E-Malt.com News article: Japan: Japanese whisky prices remain on a spirited upswing
Prices of Japanese whisky remain on a spirited upswing. As Japanese whisky has captivated the sophisticated taste buds of whisky lovers across the world with its high quality, exquisite craftsmanship and unique flavor profiles, some premium Japanese brands have seen their prices surge nearly 40% in the past five years, the Nikkei Asia reported on November 19.
With the speed of the expansion of supply limited by the aging process that whisky requires, the enduring Japanese whisky boom is driving prices higher.
According to data from Nikkei POS, which collects sales data from supermarkets and other retailers nationwide, the average retail price of whisky and brandy in stores was 1,624 yen ($10.80) in October, about 20% higher than in October 2018.
An analysis of purchase amounts and brands showed a noticeable increase in relatively expensive domestic whiskies.
Over the past five years, Suntory's top-of-the-line Hibiki Japanese Harmony blended whisky has become nearly 40% pricier, and a 700-milliliter bottle of Yamazaki single malt whisky has gained about 25% in price.
Prices of Nikka Whisky's higher-priced Yoichi and Miyagikyo, which also are single malt offerings, have surged as well.
Suntory raised the suggested retail price of Yamazaki by 7% starting with its April 2022 shipments due to higher costs caused by investment to ramp up production capacity, but the average market price has outstripped this.
The price tags have been pushed up by supply shortages amid the rising reputation and popularity of Japanese whisky in both the domestic and overseas markets. Distillers have been struggling to meet the growing demand for their popular labels.
During the 2000s and 2010s, Japanese whisky garnered a remarkable international reputation. Japanese brands have repeatedly won top honors in prestigious international competitions.
Leading the boom have been brands like Suntory's Hibiki and Yamazaki and Nikka's Taketsuru. A liquor store owner in Tokyo lamented, "It is still hard to stably source popular brands."
Trade statistics show that Japan's whisky exports reached 56 billion yen in 2022, a whopping 22-fold jump from 2012, and rose seven times in quantity, underscoring its popularity overseas.
The prolonged supply shortage has also impacted the "secondhand" whisky market. According to Masato Makida, an overall store manager at the secondhand store chain Liquor Off, which buys unopened bottles of liquor from people and then sells them at a discount, a coveted bottle of Yamazaki 12 Years Old single malt whisky now fetches around 18,000 yen. Even though Suntory's suggested retail price is 10,000 yen, excluding tax, "many foreign tourists visiting Japan snap it up without a moment of hesitation," said Makida.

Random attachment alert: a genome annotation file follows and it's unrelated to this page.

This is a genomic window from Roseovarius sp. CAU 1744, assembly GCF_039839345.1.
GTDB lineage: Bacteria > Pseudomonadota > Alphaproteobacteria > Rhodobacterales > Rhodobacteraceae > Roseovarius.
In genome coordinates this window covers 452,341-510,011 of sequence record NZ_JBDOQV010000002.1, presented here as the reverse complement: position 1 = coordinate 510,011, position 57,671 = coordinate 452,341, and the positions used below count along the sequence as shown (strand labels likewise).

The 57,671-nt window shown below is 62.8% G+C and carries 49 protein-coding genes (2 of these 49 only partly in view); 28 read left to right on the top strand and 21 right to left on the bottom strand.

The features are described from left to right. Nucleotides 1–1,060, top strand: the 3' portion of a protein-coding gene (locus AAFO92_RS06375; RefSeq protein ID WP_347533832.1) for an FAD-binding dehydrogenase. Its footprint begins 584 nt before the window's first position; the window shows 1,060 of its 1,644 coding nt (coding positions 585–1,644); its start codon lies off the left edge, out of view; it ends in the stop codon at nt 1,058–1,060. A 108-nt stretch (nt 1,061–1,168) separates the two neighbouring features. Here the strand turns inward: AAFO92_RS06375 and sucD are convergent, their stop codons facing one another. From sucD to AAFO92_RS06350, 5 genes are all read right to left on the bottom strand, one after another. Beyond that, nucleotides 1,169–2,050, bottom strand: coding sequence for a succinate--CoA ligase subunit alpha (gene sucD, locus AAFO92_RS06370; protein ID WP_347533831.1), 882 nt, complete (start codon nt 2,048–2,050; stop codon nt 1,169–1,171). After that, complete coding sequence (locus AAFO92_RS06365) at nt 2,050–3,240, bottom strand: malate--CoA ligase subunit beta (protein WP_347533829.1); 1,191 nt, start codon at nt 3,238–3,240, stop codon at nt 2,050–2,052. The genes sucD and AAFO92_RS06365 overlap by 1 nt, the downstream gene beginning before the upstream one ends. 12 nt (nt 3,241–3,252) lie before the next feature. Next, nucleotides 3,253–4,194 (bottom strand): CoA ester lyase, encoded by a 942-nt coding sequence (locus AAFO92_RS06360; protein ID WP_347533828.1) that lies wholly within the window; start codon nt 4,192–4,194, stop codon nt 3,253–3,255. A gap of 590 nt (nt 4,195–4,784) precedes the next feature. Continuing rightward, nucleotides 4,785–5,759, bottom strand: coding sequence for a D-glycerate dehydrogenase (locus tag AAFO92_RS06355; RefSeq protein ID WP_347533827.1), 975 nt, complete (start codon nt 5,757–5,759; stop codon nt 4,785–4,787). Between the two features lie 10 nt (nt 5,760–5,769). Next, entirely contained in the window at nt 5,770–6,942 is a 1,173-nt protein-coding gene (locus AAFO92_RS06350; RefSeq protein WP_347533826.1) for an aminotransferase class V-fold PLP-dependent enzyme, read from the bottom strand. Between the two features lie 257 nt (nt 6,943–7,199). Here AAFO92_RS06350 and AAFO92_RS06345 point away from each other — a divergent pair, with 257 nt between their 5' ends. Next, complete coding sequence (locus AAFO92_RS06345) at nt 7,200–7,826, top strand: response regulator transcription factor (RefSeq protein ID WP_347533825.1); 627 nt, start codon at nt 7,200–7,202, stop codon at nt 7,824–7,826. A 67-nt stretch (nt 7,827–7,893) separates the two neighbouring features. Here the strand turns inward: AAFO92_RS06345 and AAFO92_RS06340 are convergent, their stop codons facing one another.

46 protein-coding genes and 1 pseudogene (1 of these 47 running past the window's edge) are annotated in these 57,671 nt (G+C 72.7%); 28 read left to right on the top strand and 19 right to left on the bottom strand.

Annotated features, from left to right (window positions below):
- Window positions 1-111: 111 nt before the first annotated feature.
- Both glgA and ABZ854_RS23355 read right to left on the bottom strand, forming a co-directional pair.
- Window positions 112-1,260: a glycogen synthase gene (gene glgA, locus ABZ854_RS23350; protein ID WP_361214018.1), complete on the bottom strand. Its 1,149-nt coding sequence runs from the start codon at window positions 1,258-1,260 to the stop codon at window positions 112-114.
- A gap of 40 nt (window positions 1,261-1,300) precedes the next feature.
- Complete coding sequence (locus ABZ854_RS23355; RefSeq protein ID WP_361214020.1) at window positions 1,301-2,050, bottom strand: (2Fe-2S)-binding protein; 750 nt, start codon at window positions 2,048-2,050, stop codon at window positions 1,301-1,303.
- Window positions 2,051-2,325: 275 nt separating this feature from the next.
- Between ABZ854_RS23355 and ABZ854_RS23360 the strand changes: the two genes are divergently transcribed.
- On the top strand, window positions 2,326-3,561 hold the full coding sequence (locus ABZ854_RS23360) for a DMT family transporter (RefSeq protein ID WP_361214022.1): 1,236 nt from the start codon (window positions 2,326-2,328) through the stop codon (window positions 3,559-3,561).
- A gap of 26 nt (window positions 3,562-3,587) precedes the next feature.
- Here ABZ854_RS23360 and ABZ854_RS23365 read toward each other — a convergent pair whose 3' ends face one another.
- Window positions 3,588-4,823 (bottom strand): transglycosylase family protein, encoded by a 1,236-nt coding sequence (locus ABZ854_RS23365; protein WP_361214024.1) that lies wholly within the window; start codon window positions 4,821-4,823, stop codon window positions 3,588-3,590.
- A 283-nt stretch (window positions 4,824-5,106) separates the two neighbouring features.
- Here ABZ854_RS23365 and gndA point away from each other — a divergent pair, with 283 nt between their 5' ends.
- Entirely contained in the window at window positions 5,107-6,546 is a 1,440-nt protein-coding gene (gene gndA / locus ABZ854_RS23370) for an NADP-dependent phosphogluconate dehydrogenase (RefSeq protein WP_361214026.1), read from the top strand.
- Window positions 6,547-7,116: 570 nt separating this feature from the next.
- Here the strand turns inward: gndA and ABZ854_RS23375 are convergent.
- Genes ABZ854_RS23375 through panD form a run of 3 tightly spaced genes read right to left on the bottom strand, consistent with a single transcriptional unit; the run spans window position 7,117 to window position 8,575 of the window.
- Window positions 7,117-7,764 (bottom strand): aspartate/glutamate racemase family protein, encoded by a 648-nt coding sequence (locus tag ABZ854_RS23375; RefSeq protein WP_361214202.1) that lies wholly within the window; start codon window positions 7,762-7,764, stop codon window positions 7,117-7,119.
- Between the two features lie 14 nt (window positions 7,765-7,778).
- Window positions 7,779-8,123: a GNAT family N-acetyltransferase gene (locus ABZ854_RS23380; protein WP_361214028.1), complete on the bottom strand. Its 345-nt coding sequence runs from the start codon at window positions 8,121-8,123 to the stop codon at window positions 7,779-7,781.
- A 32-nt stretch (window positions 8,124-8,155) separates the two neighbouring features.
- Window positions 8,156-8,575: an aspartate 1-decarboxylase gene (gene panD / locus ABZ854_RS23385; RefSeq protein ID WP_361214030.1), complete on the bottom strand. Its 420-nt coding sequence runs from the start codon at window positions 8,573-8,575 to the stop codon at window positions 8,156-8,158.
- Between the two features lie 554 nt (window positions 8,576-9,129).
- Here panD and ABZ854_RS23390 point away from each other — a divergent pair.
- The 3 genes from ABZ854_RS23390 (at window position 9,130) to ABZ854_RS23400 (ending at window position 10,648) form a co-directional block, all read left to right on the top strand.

A Suntory executive said the company is not comfortable about the fact that the product is sold at "prices significantly diverging from the suggested retail price." Since 2013, Suntory has invested 70 billion yen to expand distillation facilities to meet the increasing demand.
However, whisky requires an aging period and cannot be rushed to market, so it is not easily scalable as an industrial product. The domestic whisky market's slump until the mid-2000s led companies to limit supply back then. This is contributing to the current scarcity.
Price rises have spread beyond premium brands to many lower-priced ones as well. Suntory has raised the price of Kakubin starting with the July shipments, citing rising costs of raw materials, and Kakubin's market prices are hovering nearly 20% higher than in October 2018. Imported whiskies like Scotch have also become 10% to 20% more expensive due to rising costs of raw materials and transportation.
Domestically, the popularity of the highball cocktail -- basically whisky and soda -- continues to stoke whisky demand. According to Nikkei POS data on the sales of the popular distilled liquor shochu, the share of whisky and brandy has grown from just under 30% five years ago to nearly 40% now.
Some market watchers, like Liquor Off's Makida, point out that the demand for whisky has been shrinking slightly, due mainly to China's economic slowdown, but this has not yet been reflected in prices.
20 November, 2023